Dell’s SecureWorks Counter Threat Unit (CTU) detected a massive phishing campaign targeting the Google accounts of military personnel, government officials, journalists and political activists in the US, EU, Russia, and former Soviet states.
The security vendor discovered the phishing campaign after it investigated the infamous hack on the Democratic National Committee server.
Just like CrowdStrike and Fidelis before it, SecureWorks discovered evidence that connected the hack to Threat Group-4127 (TG-4127), a Russian-linked cyber-espionage group also known as Fancy Bear, Sofacy, APT28, Sednit, Pawn Storm, and Strontium.
Russian APT was looking to collect Google account credentials
SecureWorks experts say the same type of phishing emails used to compromise the DNC’s personnel were also used in a mass campaign that took place between March and September 2015.
The phishing campaign used spear-phishing emails that contained Bitly links. These links were redirecting users to the accoounts-google[.]com domain (notice the extra “o”).
Each Bit.ly link decompressed to a unique accoounts-google[.]com URL that contained a long Base64-encoded value at the end.
TG-4127 hackers were using these values to prefill the target’s Google email address in a fake Google login page, asking the user to enter his password to continue.
Campaign targeted 1,881 Google accounts
SecureWorks says that they’ve detected 4,396 unique Bitly URLs as part of the campaign. Based on the URLs to which these Bitly links decompressed and the email addresses they prefilled in the phishing page, security experts say TG-4127 targeted 1,881 Google accounts.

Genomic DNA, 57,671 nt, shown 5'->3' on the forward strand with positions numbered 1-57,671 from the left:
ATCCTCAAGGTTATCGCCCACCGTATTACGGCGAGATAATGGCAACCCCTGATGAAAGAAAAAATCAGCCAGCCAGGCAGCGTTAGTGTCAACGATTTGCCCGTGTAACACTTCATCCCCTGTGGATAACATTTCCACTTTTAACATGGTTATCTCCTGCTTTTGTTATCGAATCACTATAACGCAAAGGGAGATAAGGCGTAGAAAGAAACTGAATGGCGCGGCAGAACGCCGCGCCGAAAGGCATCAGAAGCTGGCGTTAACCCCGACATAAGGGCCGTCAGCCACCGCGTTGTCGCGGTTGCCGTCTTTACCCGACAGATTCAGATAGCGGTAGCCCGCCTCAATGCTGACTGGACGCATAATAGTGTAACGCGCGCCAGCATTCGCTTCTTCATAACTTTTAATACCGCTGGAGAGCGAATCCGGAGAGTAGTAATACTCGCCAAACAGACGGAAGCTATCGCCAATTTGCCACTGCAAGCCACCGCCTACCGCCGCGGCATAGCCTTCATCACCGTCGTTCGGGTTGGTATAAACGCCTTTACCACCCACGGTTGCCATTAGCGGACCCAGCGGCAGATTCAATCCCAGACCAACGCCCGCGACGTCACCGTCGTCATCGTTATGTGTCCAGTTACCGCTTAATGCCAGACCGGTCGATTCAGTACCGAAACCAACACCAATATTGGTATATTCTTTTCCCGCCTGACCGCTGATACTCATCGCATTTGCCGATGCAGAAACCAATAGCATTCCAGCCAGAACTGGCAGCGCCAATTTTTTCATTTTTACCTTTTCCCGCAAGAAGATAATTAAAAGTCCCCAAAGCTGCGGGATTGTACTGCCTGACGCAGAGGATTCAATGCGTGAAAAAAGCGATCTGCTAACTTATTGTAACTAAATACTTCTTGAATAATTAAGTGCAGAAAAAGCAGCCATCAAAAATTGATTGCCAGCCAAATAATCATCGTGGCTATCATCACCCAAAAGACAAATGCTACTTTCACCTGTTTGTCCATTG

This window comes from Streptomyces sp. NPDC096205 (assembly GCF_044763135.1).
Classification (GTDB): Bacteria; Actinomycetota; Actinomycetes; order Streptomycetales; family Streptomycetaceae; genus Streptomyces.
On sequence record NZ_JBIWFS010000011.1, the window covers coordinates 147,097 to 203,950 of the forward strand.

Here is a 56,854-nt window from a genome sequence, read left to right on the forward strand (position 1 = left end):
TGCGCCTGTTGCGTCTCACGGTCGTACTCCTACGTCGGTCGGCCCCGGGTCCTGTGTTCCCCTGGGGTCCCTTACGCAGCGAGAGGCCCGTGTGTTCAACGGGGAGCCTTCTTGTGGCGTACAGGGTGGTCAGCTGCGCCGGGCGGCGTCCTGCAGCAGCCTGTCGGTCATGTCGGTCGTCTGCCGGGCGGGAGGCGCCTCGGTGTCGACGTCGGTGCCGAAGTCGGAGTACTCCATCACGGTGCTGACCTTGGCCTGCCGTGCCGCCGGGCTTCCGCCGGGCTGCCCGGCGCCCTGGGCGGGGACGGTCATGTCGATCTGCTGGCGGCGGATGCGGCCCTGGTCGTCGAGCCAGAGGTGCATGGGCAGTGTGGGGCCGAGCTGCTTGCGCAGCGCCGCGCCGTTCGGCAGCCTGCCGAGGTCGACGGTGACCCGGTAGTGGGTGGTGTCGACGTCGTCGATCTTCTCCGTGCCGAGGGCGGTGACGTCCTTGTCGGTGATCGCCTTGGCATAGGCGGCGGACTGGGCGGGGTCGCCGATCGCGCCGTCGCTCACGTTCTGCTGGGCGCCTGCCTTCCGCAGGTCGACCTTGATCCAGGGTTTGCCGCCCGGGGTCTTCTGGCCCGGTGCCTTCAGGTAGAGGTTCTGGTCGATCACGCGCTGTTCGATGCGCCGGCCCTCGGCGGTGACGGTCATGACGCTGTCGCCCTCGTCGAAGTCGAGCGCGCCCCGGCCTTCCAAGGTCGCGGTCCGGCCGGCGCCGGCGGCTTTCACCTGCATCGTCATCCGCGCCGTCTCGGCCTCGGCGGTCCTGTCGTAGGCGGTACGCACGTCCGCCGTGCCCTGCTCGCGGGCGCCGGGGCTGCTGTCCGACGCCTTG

SecureWorks says that users accessed 59 percent of the 4,396 Bit.ly links. 35 percent of the 59 percent accessed the link only once, meaning they likely entered their account password, and the campaign was likely successful. For the rest, the hackers tried numerous times to compromise the targets with subsequent spear-phishing emails, with new Bitly links.
“Of the accounts targeted once, CTU researchers determined that 60% of the recipients clicked the malicious Bitly. Of the accounts that were targeted more than once, 57% of the recipients clicked the malicious link in the repeated attempts,” SecureWorks experts wrote. “These results likely encourage threat actors to make additional attempts if the initial phishing email is unsuccessful.”
A focus on … everything
As for the targets, according to statistical data, 64 percent of all the email addresses belonged to government personnel, military personnel, government supply chain, and aerospace researchers. The rest belonged to authors, journalists, NGOs, and political activists.
The email that received the most phishing emails belonged to a spokesperson for the Ukrainian prime minister. Most of the targets were linked somehow to Russia’s military involvement in Eastern Ukraine, either as participants, reporters, or political activists.
NATO personnel was also targeted, as well as people under’s Russia’s influence, located in nearby former Soviet states, and in Russia’s borders.
Journalists responsible for reporting about Russian politics, employees of IT and security firms, research publishers and even spouses of military personnel that like to blog were in the group’s sights as well.
The massive campaign shows the lengths to which the group is willing to go to compromise its targets, sometimes through repeated attacks until the victim falls for its tricks.